|Mission type||Optical imaging reconnaissance|
|Harvard designation||1962 Alpha Iota 1|
|Mission duration||4 days|
|Launch mass||4610 kg |
|Start of mission|
|Launch date||28 July 1962, 09:18:31 GMT|
|Rocket||Vostok-2 s/n T15000-07|
|Launch site||Baikonur, Site 1/5|
|End of mission|
|Landing date||1 August 1962|
|Landing site||Steppe in Kazakhstan|
|Reference system||Geocentric |
|Perigee altitude||197 km|
|Apogee altitude||356 km|
|Epoch||28 July 1962|
Kosmos 7 (Russian: Космос 7 meaning Cosmos 7), also known as Zenit-2 No.4 and occasionally in the West as Sputnik 17 was a Soviet reconnaissance satellite launched in 1962. It was the seventh satellite to be designated under the Kosmos system, and the second successful launch of a Soviet reconnaissance satellite.
Kosmos 7 was a Zenit-2 satellite, a first generation, low resolution reconnaissance satellite derived from the Vostok spacecraft used for crewed flights. It also marked the first successful launch of a Vostok-2, on the second attempt. It had a mass of 4,610 kilograms (10,160 lb). The first Vostok-2 launch, also carrying a Zenit-2 satellite, suffered an engine failure seconds after launch on 1 June 1962, fell back to earth and exploded within 300 metres (980 ft) of the launch pad.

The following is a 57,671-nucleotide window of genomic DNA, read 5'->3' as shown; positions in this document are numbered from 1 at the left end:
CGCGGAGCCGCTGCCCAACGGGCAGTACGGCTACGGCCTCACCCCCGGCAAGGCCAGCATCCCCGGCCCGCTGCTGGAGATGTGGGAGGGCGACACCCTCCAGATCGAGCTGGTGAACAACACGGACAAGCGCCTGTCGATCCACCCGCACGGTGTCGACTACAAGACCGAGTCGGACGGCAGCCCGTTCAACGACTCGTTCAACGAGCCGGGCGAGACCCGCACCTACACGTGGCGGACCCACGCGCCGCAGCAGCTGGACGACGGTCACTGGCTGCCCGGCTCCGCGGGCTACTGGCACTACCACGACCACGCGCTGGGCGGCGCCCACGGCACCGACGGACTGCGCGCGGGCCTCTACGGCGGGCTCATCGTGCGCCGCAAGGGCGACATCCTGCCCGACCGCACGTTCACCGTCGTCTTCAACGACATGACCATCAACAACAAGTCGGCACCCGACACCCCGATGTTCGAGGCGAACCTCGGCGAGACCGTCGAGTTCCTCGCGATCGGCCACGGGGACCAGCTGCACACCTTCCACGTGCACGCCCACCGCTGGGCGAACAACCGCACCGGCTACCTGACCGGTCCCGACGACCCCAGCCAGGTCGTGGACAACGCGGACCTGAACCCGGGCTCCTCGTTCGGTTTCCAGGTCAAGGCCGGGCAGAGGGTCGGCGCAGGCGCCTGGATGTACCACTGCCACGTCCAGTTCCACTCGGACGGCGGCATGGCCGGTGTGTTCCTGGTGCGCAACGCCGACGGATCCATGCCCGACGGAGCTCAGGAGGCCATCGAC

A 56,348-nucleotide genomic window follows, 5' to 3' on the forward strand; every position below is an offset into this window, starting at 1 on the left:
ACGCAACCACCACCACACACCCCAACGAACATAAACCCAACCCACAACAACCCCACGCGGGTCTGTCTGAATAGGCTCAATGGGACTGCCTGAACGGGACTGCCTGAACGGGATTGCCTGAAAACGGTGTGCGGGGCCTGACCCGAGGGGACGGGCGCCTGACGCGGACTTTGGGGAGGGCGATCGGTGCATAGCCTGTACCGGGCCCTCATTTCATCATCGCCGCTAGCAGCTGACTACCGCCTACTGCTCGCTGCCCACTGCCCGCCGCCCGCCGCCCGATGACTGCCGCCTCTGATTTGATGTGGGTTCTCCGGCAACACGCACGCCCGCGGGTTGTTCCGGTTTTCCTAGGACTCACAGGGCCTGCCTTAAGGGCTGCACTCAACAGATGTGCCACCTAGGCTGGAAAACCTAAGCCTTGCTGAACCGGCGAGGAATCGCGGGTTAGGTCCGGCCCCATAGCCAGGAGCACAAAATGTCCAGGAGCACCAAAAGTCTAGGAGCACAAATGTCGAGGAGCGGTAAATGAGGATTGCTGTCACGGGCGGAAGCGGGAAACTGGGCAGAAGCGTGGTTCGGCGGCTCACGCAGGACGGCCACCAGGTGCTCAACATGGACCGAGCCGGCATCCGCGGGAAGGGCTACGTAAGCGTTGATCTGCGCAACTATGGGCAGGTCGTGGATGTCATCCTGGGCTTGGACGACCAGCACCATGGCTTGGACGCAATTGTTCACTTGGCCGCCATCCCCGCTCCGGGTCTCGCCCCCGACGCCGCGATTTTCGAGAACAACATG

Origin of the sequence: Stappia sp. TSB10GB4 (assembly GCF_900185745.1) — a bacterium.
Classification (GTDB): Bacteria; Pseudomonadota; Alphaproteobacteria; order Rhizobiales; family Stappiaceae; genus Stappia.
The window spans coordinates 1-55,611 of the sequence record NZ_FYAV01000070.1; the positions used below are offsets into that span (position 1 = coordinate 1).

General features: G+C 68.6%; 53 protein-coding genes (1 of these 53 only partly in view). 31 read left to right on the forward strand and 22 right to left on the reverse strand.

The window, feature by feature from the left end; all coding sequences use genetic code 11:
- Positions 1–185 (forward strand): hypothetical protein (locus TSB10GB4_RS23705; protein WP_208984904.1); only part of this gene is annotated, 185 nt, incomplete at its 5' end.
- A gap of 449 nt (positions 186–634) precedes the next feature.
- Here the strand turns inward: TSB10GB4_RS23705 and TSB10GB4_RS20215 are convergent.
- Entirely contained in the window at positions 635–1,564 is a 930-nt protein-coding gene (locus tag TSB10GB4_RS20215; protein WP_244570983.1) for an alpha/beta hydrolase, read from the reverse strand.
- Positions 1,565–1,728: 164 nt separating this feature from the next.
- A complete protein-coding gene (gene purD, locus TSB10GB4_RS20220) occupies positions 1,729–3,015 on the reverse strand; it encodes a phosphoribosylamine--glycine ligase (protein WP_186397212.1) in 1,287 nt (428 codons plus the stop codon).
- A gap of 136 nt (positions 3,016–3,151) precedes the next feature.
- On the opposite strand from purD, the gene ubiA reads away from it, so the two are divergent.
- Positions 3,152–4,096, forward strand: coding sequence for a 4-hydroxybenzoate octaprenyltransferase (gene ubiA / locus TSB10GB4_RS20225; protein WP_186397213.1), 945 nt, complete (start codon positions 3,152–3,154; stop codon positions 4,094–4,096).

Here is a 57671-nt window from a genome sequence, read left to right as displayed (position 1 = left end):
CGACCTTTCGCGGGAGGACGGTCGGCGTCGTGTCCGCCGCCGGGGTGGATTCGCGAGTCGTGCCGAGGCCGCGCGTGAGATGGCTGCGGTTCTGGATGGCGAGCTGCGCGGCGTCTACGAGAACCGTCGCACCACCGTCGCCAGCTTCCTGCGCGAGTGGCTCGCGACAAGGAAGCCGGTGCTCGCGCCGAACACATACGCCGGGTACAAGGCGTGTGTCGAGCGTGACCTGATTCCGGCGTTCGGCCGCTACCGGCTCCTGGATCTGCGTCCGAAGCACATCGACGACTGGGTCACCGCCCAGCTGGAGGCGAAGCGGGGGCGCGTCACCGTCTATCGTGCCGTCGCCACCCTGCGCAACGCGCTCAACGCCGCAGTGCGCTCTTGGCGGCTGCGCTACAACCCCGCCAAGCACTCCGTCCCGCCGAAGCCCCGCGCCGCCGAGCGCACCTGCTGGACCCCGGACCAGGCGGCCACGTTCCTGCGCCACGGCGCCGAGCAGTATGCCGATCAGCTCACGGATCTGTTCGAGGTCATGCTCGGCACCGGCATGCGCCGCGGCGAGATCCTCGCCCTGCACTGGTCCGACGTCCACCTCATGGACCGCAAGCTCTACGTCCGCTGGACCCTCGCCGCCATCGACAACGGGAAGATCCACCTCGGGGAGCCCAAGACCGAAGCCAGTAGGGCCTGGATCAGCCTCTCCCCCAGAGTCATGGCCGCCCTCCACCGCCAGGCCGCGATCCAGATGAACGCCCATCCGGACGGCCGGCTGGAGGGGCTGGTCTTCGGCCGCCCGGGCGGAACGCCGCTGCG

Kosmos 7 was one of a series of Soviet Earth satellites whose purpose was to study outer space, the upper layers of the atmosphere, and the Earth. Scientific data and measurements were relayed to Earth by multichannel telemetry systems equipped with space-borne memory units.
Vostok-2, s/n T15000-07, was used to launch Kosmos 7. The launch was conducted from Site 1/5 at the Baikonur Cosmodrome, and occurred at 09:18:31 GMT on 28 July 1962. Kosmos 7 was placed into a low Earth orbit with a perigee of 197 kilometres (122 mi), an apogee of 356 kilometres (221 mi), an inclination of 64.95°, and an orbital period of 90.1 minutes. It conducted a four-day mission, before being deorbited and landing by parachute on 1 August 1962, and recovered by the Soviet forces in the steppe in Kazakhstan.
It was the second Zenit-2 to reach orbit, the first being Kosmos 4. The next Zenit-2 launch will be Kosmos 9. In addition to reconnaissance, it was also used for radiation measurements made for safety during the flight of the Vostok 3 and Vostok 4 spacecraft.